Paul: (03:38)
Based on the other officers’ role in the video, what criminal statutes could apply to those officers if it’s not murder?

Mike Freeman: (03:45)
I’m not going to speculate today on the other officers. They are under investigation. I anticipate charges, but I’m not going to get into that today. We’re talking about former officer Chauvin, which we believe has met the standards to be charged, and that’s what we have done.

Speaker 5: (04:05)
[crosstalk 00:04:05] How closely did you look at the second degree statutes, either intentional or unintentional, that on the surface seem to fit the videotape evidence we’ve all seen?

Mike Freeman: (04:15)
We have looked very closely at all statutes. This is what we’ve charged now. Investigation is ongoing. We have more discussions to do with our experts. This is the same charges that we made when we charge former Minneapolis police officer Mohamed Noor. The exact same third degree charge and manslaughter charge.

Speaker 4: (04:40)
Mike, one more question.

Speaker 2: (04:42)
I’ve seen you charge cases faster than four days. Are you saying that this is the fastest you’ve ever charged a police officer?

Mike Freeman: (04:49)
This is by far the fastest we’ve ever charged a police officer. Okay? Normally these cases can take nine months to a year. We have to charge these cases very carefully because we have a difficult burden of proof. And let me just say something about that. We entrust our police officers to use certain amounts of force to do their job, to protect us. They commit a criminal act if they use this force unreasonably. We have to prove that beyond a reasonable doubt. The Hennepin County Attorney’s Office is one of the few prosecutor offices in this country in the last five years to successfully prosecute a police officer for murder. And we did that on behalf of Justine Damond. That’s unusual. We know how to do this. We have a very veteran prosecutor group aided by a very veteran investigator group at the BCA.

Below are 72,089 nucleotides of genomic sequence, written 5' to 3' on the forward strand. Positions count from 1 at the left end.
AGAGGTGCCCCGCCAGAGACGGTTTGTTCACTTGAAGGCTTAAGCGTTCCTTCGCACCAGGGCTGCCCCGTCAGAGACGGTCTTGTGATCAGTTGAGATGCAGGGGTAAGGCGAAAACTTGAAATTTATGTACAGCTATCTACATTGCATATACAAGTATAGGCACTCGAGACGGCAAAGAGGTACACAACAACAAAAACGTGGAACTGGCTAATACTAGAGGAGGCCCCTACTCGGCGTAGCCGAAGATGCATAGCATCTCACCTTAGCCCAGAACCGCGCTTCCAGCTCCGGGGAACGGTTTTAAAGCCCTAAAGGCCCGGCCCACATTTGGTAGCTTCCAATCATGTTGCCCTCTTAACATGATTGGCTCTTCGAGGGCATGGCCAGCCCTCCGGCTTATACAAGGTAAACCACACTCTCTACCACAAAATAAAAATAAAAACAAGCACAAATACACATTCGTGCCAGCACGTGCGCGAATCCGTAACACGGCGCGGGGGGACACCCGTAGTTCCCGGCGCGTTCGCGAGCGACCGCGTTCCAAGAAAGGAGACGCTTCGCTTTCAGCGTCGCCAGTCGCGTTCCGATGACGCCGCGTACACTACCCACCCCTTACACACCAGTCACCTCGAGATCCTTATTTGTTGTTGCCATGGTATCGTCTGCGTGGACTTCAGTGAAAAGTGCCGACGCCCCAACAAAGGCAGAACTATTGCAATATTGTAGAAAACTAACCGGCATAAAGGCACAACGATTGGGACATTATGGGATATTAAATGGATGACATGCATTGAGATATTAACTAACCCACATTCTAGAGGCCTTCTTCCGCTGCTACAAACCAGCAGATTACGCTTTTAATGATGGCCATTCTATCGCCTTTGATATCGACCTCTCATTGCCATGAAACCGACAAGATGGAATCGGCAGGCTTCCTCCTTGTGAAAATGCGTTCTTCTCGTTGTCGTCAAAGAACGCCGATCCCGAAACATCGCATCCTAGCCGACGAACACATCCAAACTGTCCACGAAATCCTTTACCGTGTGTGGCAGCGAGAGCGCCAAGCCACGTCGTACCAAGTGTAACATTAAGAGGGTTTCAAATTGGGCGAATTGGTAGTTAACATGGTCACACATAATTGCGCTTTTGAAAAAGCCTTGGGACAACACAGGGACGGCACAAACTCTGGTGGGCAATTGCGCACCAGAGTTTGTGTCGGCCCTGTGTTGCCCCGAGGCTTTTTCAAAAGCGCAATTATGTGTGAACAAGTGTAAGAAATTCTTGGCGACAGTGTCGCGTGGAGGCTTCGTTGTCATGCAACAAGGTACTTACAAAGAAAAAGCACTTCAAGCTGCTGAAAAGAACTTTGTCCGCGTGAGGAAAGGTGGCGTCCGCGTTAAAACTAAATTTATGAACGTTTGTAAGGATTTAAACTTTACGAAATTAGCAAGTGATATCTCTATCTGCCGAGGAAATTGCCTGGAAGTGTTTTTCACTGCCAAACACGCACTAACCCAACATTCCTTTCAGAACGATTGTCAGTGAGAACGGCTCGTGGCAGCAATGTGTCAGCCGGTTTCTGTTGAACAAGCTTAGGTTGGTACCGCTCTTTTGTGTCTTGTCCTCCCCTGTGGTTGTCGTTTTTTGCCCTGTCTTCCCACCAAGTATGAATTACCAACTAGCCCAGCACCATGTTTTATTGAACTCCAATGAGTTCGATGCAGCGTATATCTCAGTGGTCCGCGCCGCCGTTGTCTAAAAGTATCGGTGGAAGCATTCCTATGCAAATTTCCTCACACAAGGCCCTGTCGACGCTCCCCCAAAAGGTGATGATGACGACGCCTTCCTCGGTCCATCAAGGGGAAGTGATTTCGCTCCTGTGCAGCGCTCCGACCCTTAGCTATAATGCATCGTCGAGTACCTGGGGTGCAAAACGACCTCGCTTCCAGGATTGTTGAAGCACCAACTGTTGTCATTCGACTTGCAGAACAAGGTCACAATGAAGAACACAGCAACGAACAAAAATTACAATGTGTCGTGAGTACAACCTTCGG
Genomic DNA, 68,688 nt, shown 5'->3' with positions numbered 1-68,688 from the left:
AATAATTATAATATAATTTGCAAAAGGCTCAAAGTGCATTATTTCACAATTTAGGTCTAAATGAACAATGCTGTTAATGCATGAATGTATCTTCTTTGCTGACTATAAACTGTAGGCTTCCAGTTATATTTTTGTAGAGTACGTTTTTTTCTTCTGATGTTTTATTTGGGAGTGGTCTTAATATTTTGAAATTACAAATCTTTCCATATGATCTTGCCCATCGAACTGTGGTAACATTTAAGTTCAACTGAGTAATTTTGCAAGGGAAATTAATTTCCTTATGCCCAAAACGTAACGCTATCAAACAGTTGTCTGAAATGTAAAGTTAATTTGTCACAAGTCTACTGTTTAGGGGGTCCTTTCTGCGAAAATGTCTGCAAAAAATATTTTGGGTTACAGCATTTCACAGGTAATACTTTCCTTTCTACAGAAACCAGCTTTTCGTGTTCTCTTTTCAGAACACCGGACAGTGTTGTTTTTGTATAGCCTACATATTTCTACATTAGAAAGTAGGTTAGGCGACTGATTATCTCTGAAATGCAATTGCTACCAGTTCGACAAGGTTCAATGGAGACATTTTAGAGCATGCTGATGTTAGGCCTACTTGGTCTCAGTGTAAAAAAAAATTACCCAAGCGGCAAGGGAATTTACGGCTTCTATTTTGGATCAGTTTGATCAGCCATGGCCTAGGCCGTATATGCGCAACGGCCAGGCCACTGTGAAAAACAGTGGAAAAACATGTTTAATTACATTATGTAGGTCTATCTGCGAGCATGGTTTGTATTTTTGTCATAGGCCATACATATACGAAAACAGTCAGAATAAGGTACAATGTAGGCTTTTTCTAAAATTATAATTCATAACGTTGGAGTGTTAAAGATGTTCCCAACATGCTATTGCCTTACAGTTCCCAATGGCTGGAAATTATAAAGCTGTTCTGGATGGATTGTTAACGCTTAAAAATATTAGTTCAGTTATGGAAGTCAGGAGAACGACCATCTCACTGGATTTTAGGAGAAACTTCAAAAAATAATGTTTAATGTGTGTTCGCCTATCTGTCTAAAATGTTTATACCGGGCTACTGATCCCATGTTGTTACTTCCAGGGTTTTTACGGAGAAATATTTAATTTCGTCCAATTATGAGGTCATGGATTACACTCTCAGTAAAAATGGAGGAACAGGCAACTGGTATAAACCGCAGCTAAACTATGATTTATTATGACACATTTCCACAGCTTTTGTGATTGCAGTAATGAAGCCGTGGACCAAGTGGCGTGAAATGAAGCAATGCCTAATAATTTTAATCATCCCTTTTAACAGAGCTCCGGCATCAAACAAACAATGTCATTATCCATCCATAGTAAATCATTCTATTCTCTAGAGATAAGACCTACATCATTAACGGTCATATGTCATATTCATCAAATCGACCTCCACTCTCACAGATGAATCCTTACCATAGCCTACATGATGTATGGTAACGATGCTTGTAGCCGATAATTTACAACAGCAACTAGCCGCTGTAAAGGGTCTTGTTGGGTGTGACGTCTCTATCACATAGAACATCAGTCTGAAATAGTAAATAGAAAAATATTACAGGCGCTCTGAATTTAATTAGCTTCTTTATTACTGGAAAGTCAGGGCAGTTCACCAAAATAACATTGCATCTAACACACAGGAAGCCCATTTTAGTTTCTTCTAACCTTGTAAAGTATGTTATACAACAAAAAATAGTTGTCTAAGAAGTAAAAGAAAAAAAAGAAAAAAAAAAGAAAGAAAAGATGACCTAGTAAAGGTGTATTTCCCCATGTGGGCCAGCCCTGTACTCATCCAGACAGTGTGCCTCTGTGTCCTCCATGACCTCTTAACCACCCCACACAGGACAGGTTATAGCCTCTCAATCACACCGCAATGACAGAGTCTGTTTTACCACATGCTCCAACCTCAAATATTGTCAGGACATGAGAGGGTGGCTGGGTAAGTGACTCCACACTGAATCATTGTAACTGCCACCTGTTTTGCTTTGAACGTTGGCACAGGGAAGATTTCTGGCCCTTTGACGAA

Mike Freeman: (05:46)
On top of that, we’ve had great cooperation from the FBI, and from United States Attorney Erica MacDonald. And she may have some things to share with you soon, but she does that on her own timetable. I want to say to you that I’m very pleased about that level of cooperation, which frankly, I will say to you, doesn’t necessarily happen in other jurisdictions according to my friends and the national prosecutors. One last one.

Speaker 4: (06:16)
That took months, close to a year. This takes days. Did public outrage play a role in the speed of this investigation?

Mike Freeman: (06:25)
I am not insensitive to what’s happened in the streets. My own home has been picketed regularly. My job is to do it only when we have sufficient evidence. We have it today. Mohamed Noor was a very difficult case. We didn’t have the kind of video tape we need, and there was all sorts of other evidence that took us a long time. We do our level best to charge each case when we have the evidence to do it, but we cannot… And I will not allow us to charge a case until it’s ready. This case is now ready. And we have charged it.

Speaker 4: (07:04)
Mike, do you want to make it clear that the complaint has not yet been signed? It’s in process, and when it’s ready, we’ll…

Mike Freeman: (07:12)
Good. Thank you. Let me say, so you have it. The complaint… It’s been completed, and it is being processed now, and the signed copy will be made available to you today.

Paul: (07:26)
Have you given a statement to the investigators? Or the other three? [crosstalk 00:07:36].

Speaker 7: (07:32)
That’s all for now. Thanks, everybody.